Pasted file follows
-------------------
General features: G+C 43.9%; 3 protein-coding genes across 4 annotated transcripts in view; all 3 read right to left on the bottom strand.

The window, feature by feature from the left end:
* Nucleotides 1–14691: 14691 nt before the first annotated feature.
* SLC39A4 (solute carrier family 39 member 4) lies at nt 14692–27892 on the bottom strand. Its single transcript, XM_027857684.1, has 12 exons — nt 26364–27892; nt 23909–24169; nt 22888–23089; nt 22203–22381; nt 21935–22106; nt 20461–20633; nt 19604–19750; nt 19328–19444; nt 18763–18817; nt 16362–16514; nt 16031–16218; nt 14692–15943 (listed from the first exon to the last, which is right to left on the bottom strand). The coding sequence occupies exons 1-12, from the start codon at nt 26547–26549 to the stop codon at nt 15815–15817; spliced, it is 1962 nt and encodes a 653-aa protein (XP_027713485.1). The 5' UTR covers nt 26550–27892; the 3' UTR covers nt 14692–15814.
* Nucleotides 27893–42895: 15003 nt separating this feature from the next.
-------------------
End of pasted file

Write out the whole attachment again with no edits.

General features: G+C 43.9%; 3 protein-coding genes across 4 annotated transcripts in view; all 3 read right to left on the bottom strand.

The window, feature by feature from the left end:
* Nucleotides 1–14691: 14691 nt before the first annotated feature.
* SLC39A4 (solute carrier family 39 member 4) lies at nt 14692–27892 on the bottom strand. Its single transcript, XM_027857684.1, has 12 exons — nt 26364–27892; nt 23909–24169; nt 22888–23089; nt 22203–22381; nt 21935–22106; nt 20461–20633; nt 19604–19750; nt 19328–19444; nt 18763–18817; nt 16362–16514; nt 16031–16218; nt 14692–15943 (listed from the first exon to the last, which is right to left on the bottom strand). The coding sequence occupies exons 1-12, from the start codon at nt 26547–26549 to the stop codon at nt 15815–15817; spliced, it is 1962 nt and encodes a 653-aa protein (XP_027713485.1). The 5' UTR covers nt 26550–27892; the 3' UTR covers nt 14692–15814.
* Nucleotides 27893–42895: 15003 nt separating this feature from the next.